Furthermore, the crystal structure of P132H Mpro bound to nirmatrelvir was elucidated at 1.62 Å resolution and compared with that of the WT strain. This comparison revealed that the binding of the drug to mutated Mpro is the same as with the WT Mpro, thereby confirming no structural changes around P132H substitution in the Omicron Mpro. The only observed change was the conformation of the Glu240 side chain, which adopts a different rotamer to avoid a clash with the H sidechain.

Structural Characterization of nirmatrelvir bound to SARS-Cov-2-MproP132H. (a) Superposition of the x-ray crystal structures of nirmatrelvir bound to SARS-Cov-2-Mpro P132H (in magenta and green) and wildtype SARS-CoV-2-Mpro (grey). Key interactions are indicated via dashed lines. (b) Residues surrounding Proline 132 (in ball & stick representation) (c) Residual deuterium exchange plot indicates no significant differential uptake between wild-type and P132H SARS-CoV-2-Mpro.

Structural Characterization of nirmatrelvir bound to SARS-Cov-2-MproP132H. (a) Superposition of the x-ray crystal structures of nirmatrelvir bound to SARS-Cov-2-Mpro P132H (in magenta and green) and wildtype SARS-CoV-2-Mpro (grey). Key interactions are indicated via dashed lines. (b) Residues surrounding Proline 132 (in ball & stick representation) (c) Residual deuterium exchange plot indicates no significant differential uptake between wild-type and P132H SARS-CoV-2-Mpro.

Hydrogen deuterium exchange mass spectrometry (HDX-MS) was performed on both the proteases and subsequently digested with two protease columns (Protease XIII/Pepsin and Nepenthesin-1) for LC-MS (liquid chromatography-mass spectrometry) analysis. This experiment revealed no significant differences between the backbone dynamics of P132H and WT Mpro.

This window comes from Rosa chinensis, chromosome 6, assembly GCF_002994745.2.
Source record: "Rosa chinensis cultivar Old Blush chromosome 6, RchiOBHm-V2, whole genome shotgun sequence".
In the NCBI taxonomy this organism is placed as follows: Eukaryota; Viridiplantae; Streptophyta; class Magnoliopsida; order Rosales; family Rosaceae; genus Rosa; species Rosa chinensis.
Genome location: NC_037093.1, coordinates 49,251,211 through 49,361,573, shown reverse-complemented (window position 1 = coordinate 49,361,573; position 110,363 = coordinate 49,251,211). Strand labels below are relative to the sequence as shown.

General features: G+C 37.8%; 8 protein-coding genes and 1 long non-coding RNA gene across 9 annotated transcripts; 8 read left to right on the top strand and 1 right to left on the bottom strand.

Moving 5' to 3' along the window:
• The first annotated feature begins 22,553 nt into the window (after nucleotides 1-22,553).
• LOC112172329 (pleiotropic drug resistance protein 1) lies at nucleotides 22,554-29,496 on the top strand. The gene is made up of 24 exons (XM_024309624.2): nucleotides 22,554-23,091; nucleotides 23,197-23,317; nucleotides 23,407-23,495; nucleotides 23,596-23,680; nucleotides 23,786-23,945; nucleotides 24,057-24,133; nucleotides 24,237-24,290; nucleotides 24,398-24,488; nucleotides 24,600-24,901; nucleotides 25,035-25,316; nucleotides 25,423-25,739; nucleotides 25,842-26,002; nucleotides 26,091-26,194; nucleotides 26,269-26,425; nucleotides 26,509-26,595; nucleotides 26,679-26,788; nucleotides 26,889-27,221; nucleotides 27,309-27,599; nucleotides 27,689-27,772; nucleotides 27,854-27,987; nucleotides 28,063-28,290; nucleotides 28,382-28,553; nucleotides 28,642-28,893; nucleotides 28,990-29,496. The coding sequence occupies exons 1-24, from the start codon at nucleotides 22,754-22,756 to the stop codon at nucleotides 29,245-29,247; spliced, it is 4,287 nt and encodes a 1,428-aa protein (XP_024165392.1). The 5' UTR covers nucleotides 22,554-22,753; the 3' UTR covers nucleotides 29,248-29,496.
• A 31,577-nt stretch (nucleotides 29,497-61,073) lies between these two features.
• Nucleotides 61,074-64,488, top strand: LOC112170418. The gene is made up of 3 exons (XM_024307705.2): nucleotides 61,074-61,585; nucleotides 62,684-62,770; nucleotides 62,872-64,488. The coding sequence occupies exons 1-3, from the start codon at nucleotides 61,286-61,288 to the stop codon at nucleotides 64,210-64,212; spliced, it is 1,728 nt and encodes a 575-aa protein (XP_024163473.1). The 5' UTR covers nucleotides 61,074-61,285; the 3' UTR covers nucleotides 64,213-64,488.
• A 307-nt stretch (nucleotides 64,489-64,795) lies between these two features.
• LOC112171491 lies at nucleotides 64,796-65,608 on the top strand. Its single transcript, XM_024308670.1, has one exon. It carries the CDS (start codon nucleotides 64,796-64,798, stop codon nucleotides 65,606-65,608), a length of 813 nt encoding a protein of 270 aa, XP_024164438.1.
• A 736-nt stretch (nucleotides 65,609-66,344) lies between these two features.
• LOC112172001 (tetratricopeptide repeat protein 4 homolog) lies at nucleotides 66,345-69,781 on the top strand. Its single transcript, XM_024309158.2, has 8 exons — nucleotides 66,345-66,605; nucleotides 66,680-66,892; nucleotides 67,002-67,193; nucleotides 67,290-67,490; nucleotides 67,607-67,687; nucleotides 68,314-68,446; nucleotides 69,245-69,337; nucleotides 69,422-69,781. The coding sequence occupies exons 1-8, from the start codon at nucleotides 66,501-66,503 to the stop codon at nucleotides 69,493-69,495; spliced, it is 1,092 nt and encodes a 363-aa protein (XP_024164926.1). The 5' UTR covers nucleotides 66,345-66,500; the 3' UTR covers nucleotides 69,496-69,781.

Conclusions

The present in vitro study demonstrated the inhibitory activity of nirmatrelvir against the mutated 3CL protease of the SARS-CoV-2 Omicron variant and found that its potency is similar to that against the wT SARS-CoV-2 Mpro. Taken together, these findings indicate the structural basis for retaining in vitro potency against the mutated Mpro and suggest that they can be used to assess inhibitory activity against prospective newer variants harboring mutations in the Mpro of SARS-CoV-2.

Although vaccines are intended to trigger immune responses against the virus and offer long-term protection in the form of immune memory, which is vital to ending the COVID-19 pandemic, a significant proportion of the human population has yet to receive a COVID-19 vaccine. While some individuals are skeptical and hesitant to take a vaccine, others wait for vaccination due to lack of vaccine access or cannot receive vaccines due to pre-existing medical conditions. Therefore, research and development of new therapeutics should continue and advance, along with improvised vaccination strategies to mitigate the pandemic.

*Important notice

bioRxiv publishes preliminary scientific reports that are not peer-reviewed and, therefore, should not be regarded as conclusive, guide clinical practice/health-related behavior, or treated as established information.

Journal reference:
Tarun Sai Lomte

Written by

Tarun Sai Lomte

Tarun is a writer based in Hyderabad, India. He has a Master’s degree in Biotechnology from the University of Hyderabad and is enthusiastic about scientific research. He enjoys reading research papers and literature reviews and is passionate about writing.